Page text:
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“Sky Birds, January 1935″ by C.B. Mayshark

Link - Posted by David on May 6, 2019 @ 6:00 am in

THIS May we’re celebrating the genius that is C.B. Mayshark! Mayshark took over the covers duties for Sky Birds with the July 1934 and would paint all the remaining covers until it’s last issue in December 1935. At the start of his run, Sky Birds started featuring a different combat maneuver of the war-time pilots. The lower corner presenting a play-by-play of that month’s maneuver with the remainder of the cover illustrating it. For January 1935 issue Mayshark gives us “The Maneuver Master’s Massacre!”

Combat Maneuvers of War-Time Pilots:
The Maneuver Master’s Massacre

IT IS the concensus of th_SB_3501 opinion that the Handley-Page bombing plane was the most efficient machine of its type ever to lift its wings above the shell-torn vistas of France for the Allied cause. There is no doubt that this opinion is correct in every respect. However, Boulton and Paul of Norwich, England, constructors of fighting aircraft, built late in the World War a bomber which might even have surpassed the famous Handley-Page if it had had time to prove its merit.
The Boulton and Paul “Bourges” bomber, pictured on this month’s cover, is one of the most remarkable wartime aeronautical engineering feats ever accomplished. The most amazing feature of the ship is the small overall dimensions. Bombers have always been thought of as huge, clumsy-looking craft, with none of the sweet lines of grace usually associated with the Sopwith Camel or the Bristol Fighter. Not so with the “Bourges.”

This machine combines the speed, climb, and maneuvering abilities usually connected with a small single-seater, with the range and fuel carrying capacity expected of a large bomber. The essential measurements of the “Bourges” are as follows: Span, 54 feet; overall length, 87 feet; gap (uniform), 6 feet, 6 inches; and chord, top plane, 8 feet, bottom plane 6 feet, 6 inches.

The ship is powered with two 300-horsepower A.B.C. “Dragonfly” stationary radial engines. These motors attain for the ship a speed at ten thousand feet of 124 miles per hour and a landing speed of 50 miles per hour. The fuel tank capacity in hours is 9.25. Besides the pilot, the ship carries gunner-observers in the forward and aft cockpits.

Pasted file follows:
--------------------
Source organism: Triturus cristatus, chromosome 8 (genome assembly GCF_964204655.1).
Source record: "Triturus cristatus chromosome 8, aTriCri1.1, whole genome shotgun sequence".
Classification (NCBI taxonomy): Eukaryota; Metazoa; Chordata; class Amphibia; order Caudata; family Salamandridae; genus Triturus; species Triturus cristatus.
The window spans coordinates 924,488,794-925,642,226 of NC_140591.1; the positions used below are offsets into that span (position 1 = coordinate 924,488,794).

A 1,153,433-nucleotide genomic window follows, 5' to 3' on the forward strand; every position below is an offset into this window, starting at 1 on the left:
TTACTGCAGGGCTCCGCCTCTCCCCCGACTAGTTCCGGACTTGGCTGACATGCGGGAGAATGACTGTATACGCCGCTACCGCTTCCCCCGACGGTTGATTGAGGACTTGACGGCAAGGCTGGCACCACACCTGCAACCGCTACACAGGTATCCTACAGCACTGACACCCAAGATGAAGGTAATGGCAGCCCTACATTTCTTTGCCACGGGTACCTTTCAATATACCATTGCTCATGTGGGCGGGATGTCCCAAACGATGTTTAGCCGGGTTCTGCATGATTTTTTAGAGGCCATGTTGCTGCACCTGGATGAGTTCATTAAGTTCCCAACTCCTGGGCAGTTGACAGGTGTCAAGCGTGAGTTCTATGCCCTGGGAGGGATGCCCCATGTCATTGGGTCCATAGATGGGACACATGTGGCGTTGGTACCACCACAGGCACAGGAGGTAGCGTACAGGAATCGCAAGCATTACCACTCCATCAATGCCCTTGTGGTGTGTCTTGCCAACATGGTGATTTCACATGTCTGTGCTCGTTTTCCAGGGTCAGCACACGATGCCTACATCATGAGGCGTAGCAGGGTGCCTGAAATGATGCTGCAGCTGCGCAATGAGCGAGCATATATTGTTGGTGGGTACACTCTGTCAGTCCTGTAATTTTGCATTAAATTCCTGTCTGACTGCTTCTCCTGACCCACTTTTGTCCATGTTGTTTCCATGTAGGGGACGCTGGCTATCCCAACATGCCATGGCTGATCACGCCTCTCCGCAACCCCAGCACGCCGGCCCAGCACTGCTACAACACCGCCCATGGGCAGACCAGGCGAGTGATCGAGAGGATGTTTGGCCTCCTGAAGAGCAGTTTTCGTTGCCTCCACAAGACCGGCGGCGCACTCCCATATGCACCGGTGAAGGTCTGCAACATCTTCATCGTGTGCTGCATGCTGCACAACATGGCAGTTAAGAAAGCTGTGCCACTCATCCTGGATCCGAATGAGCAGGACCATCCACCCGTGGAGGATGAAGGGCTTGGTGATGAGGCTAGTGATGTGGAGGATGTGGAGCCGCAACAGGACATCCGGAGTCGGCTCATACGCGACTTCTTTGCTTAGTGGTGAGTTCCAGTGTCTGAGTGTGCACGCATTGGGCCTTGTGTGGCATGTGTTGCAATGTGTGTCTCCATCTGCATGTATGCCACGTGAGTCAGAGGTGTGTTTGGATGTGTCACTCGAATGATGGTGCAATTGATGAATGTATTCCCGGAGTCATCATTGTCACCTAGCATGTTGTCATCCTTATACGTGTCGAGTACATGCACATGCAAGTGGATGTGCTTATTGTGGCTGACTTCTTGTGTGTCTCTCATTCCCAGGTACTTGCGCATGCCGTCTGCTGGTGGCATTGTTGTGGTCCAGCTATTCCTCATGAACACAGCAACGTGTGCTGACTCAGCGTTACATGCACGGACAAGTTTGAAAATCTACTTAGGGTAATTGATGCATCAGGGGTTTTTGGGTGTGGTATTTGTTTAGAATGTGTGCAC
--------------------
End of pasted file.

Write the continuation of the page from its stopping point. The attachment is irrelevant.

The maneuver on the cover depicts the method by which the bomber might be expected to get itself out of a tight spot. Bombers returning from night raids must be constantly on the lookout for surprise attacks.

As the German Roland dives on the bomber, it falls away, slowly waiting until that time when all airmen, by means of a sort of sixth sense, know that they can expect to feel tracer splashing through their fabric.

Suddenly the “Bourges” jerks up, taking the chance that the Hun will pull up, too, rather than crash. Of course, the German does pull up frantically, thinking only of getting his wheels away from the tail assembly of the Britisher. As his ship gains a little altitude, the German pilot is thinking that he has never seen a big ship move so fast. He has been tricked completely, and as he looks down over the side into the glare of his own searchlight beams to get his bearings, he realizes that he is whipped. British bullets are already smashing his plane to pieces. With controls shot away the Roland sinks over into a flat spin. A few minutes later, it crashes in German territory, and a very lucky Hun pilot hurries back to his airdrome to tell in wide-eyed amazement of how a certain British bomber, the equal of which he had never seen, was as maneuverable as his own single-seater.

The ship in which the German had such a narrow escape was a Roland parasol monoplane which was built by the L.F.G. firm. It was a high-performance single-seater scout, built primarily for patrol and escort duty, and designated as type D XVI. This ship was very smoothly streamlined, and the absence of wires facilitated in cutting down resistance. The power plant consisted of one 200-horsepower, eleven-cylinder Siemens engine.

The Story of The Cover
Sky Birds, January 1935 by C.B. Mayshark
(Combat Maneuvers of War-Time Pilots: The Story Behind This Month’s Cover)

“Famous Sky Fighters, November 1935″ by Terry Gilkison

Link - Posted by David on April 24, 2019 @ 6:00 am in

STARTING in the October 1933 issue of Sky Fighters and running almost 5 years, Terry Gilkison’s “Famous Sky Fighters” was a staple of the magazine. Each month Gilkison would illustrate in a two page spread different Aces that rose to fame during the Great War.